What’s in a name? How closely is your given name tied to who you really are? This fun piece ran in the February 2015 “Tribe” issue of our Coast Mountains magazine and is a great examination of an odd natural phenomena that seems to occur in mountain towns everywhere. People arrive and fall into new identities, new roles and new, often cringeworthy, names. Take it from me, I know. – Feet Banks, editor
Punchy? Bushrat? Man Wagon?! — Does anyone have a real name in a mountain town?
By Pat McKinnon
In 1989 the resident Grade 6 alpha-male at my new elementary school decreed that I was henceforth to be known as “Patches”, and the nickname caught on faster than Milli Vanilli. In high school I was christened “MacTavish”, after the legendary helmet-less Edmonton Oilers grinder, Craig MacTavish, because of the strikingly similar nature of our tightly coiffed ginger-blonde curls.
Then, over the next decade, aside from the obvious corruptions of my given name (Patrice, Patricio, Patty, Patty Mac), I managed to live a nickname-free existence….until I moved to Whistler, where, within an astonishingly brief amount of time, I inherited a heaping handful of new handles, including White Lightning, Man Cat, and Party All the Time. And I wasn’t the only one. Whistler is a place where iconic nicknames are crafted, earned, and given, often with lingering lifelong consequences. This beloved local custom was best exemplified In John Zaritsky’s 2001 Whistler ski-culture documentary film, Ski Bums — where the world was introduced to such legendary characters as Johnny Thrash, Crucial Mike, and Red-Eye Lisa — but shedding an old name and starting anew has been a fixture of the town’s folklore throughout its history.
In Whistler, nicknames are often derived from one’s physical attributes, personality traits, lifestyle habits, or place of origin. Sometimes they are used to embody spirit animals or personify drunken alter-egos, while other times they’re created in the aftermath of specific tales of misadventure. Unfortunately, unlike the glamourous epithets we bestow upon our idols, these manufactured monikers often illustrate our less-flattering qualities or commemorate events that we’d rather have forgotten. You’re unlikely to be dubbed “The Great One”, for your pow-shredding prowess, but if you happen to a single year older than the rest of your friends, you’ll be forever knighted as “Old Balls”. Or, if you have the misfortune of requiring a helicopter rescue to get yourself out of a poorly chosen ski line, you’ll quickly become immortalized as “Chopper Steve”. I once even went on an epic two-day mountain bike ride in the Chilcotins with a crew that included a guy who we knew only as “Shit Pump” (I still have no idea what his real name is).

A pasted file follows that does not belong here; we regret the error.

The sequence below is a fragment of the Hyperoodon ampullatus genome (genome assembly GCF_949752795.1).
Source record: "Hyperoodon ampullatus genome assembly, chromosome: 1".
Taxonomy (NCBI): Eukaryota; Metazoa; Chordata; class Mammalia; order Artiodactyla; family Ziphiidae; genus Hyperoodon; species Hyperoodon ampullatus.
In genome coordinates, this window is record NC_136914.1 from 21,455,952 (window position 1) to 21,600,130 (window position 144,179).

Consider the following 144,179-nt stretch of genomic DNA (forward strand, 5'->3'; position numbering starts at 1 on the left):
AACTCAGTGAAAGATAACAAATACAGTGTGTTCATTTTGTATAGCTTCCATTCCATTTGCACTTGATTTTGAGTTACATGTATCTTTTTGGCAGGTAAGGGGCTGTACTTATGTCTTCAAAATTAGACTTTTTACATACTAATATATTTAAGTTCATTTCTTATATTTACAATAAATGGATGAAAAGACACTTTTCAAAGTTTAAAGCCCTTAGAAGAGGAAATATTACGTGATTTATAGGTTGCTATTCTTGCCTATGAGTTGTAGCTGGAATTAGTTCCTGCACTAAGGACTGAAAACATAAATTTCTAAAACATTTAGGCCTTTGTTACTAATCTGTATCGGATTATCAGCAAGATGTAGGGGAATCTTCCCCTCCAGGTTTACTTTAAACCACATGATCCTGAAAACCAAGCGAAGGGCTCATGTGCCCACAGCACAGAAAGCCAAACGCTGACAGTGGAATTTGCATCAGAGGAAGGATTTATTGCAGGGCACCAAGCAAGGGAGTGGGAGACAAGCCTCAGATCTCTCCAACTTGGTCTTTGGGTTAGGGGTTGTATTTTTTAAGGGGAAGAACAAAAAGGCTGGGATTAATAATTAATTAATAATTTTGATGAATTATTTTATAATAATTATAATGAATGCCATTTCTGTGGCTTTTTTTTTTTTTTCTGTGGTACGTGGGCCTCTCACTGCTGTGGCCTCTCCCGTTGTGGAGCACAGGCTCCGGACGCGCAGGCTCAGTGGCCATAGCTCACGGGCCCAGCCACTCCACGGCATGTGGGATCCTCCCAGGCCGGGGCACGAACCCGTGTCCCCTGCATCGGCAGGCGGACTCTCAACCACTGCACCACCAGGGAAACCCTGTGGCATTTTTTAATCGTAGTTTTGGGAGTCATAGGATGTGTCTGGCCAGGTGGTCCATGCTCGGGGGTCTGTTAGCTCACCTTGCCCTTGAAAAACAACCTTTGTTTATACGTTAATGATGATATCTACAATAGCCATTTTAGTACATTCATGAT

However, despite their potentially undesirable nature, nicknames are fundamentally about being included and gaining acceptance within a community. “Nicknames are ancient and must have existed as long as human beings have walked the earth,” says Paul Peterson, a global scholar of anthroponomastics (the study of human names) from the University of Minnesota. “The main reasons for giving nicknames in small societies are to create a sense of community, to bond with one another, and to mark out one’s individual qualities in relation to an inside group. Nicknames distinguish an individual’s unique differences by applying a kind of tag to replace or supplement the person’s first name. Some nicknames are insulting, but even among these the context can be a friendly taunt.”
So, even though you might have to live with being called Squirrel, or Foxy Butthole, or The Beaver Zombie, take solace in knowing that your new identity signifies that you have officially been woven within the fabric of this remarkable “Land of Misfit Toys” that we call home. This bizarre blend of ridicule and affection is actually our way of saying that we like you and that you belong here as part of our clan. Even you, Shit-Pump.